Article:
Harris now considers ‘the functions a particular selection was apparently intended to perform’. (115) He cites Barbara Hernstein Smith and her view that selctions are symptomatic of the selector’s needs and desires at that time. Arnold is seen as one such critic and Harris relates Arnold’s warnings against personal or historical estimates of texts and calls for a ‘real’ estimate. Yet in doing so, Harris recognises that Arnold is ‘looking for hallmarks rather than functions; perhaps he intuitively knew that if he looked for functions he would find all too many for his purposes.’ (115) Harris maintains that there are other functions of canons and proceeds to provide examples:
Providing Models, Ideas and Inspiration
Harris provides examples, such as:
•the Alexandrians who chose texts to display proper grammatical usage;
•Ciceronian and Quintillian canons promoted ‘social virtues’;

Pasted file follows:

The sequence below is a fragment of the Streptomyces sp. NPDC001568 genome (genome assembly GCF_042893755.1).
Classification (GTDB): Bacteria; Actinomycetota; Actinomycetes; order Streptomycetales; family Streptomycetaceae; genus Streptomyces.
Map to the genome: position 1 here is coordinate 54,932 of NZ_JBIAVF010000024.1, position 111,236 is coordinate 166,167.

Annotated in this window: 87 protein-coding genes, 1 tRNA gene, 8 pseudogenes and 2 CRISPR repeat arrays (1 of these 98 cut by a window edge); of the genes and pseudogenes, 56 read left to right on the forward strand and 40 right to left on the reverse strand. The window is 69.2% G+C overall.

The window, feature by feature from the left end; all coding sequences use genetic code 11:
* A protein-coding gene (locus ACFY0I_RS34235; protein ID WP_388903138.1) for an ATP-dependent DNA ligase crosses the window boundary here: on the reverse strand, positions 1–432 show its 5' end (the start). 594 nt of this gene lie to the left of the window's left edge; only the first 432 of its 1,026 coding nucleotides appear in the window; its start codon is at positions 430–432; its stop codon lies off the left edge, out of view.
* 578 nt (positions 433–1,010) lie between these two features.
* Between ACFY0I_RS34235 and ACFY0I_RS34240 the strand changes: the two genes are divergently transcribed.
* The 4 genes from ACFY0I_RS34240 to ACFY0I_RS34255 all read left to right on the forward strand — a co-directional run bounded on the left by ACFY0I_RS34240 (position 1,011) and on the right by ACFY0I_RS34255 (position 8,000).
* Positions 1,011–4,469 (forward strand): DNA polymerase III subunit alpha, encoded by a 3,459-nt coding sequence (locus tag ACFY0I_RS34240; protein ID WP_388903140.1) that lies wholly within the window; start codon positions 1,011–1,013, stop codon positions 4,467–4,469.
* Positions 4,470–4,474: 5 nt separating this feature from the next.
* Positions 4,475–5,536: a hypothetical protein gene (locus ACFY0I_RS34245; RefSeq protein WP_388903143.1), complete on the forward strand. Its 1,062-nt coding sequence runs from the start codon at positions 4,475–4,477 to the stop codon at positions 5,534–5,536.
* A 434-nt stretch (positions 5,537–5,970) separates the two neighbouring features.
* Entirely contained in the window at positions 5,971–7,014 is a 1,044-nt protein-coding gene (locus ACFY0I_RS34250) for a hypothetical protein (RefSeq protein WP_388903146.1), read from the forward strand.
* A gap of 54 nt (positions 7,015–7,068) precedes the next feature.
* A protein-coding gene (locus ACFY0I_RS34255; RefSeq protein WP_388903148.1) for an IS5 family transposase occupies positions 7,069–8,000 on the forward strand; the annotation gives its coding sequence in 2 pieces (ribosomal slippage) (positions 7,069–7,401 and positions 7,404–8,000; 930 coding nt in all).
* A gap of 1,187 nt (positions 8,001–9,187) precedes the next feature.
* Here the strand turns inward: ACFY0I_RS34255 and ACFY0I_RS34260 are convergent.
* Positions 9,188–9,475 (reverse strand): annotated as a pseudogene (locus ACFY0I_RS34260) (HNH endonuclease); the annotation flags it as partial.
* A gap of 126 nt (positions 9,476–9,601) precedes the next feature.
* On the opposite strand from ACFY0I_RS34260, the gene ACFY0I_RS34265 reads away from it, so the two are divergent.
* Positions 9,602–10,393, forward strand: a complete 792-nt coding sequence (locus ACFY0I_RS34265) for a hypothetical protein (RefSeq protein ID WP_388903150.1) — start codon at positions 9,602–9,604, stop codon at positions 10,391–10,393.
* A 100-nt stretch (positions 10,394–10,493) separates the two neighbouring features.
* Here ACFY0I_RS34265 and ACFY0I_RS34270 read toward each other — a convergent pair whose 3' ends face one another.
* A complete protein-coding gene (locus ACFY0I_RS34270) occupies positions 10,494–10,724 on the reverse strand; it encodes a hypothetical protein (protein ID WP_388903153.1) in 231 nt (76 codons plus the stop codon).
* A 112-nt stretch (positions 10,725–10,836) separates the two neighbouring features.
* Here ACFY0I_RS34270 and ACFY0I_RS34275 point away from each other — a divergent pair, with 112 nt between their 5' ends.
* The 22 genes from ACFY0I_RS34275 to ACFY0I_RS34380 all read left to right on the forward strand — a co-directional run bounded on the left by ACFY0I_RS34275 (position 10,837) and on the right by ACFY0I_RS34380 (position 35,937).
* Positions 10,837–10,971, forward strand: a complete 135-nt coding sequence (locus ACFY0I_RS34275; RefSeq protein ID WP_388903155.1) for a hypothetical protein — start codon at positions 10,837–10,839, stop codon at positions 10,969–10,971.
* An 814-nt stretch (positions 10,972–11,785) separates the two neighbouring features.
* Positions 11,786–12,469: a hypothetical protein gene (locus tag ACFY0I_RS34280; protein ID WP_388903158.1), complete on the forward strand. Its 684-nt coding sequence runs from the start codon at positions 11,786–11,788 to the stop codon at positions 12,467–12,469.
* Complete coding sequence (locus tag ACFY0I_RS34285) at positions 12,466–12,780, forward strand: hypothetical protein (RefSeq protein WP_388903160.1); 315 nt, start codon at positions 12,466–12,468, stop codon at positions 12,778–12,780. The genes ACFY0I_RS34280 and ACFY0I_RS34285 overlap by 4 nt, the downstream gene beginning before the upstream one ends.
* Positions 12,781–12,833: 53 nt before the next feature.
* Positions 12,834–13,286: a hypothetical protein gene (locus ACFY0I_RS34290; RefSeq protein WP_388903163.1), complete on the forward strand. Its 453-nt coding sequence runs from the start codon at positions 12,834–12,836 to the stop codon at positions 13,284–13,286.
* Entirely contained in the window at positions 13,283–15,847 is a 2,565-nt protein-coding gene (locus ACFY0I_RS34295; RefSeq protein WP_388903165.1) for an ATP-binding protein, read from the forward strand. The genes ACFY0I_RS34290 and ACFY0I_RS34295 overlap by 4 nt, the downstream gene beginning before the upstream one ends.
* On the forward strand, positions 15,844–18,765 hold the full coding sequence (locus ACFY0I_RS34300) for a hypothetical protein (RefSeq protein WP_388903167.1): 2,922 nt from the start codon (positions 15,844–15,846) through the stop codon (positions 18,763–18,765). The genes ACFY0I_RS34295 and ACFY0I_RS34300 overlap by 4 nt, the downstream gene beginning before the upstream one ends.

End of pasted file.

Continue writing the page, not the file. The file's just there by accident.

•and Golding’s interpretation of Griswold’s Poets and Poetry, the selection of which is based on moral purity.
Harris states: ‘Marxist and feminist arguments are no less appeals to assumed moral values than are Pope’s, Wordsworth’s, or Holme’s’. (115)
Transmitting the Heritage of Thought
This kind of canon provides the means for poets to interpret modern texts with respect to traditional ones. The goal here is for ‘cultural literacy’. (116) Harris quotes Harry Levin who describes knowledge as a dialogue between present–day writers and their ancestors. Harris notes that ‘efforts to overthrow the present canon are often endeavours to expand it, to enlarge our patrimony, and to enrich the “collective memory,” [sic] that is, communal knowledge and awareness’. (116)
Creating Common Frames of Reference
If a body of critics have a similar strategy for interpreting a text, it may be useful to have a canon that can be a reference point. This creates community.
This is where a writer manages to enter a nonce or modern canon ‘by their active espousal of texts or criteria congenial to their own aims’. (116) Harris gives examples such as:
•Wordsworth’s Lyrical Ballads ;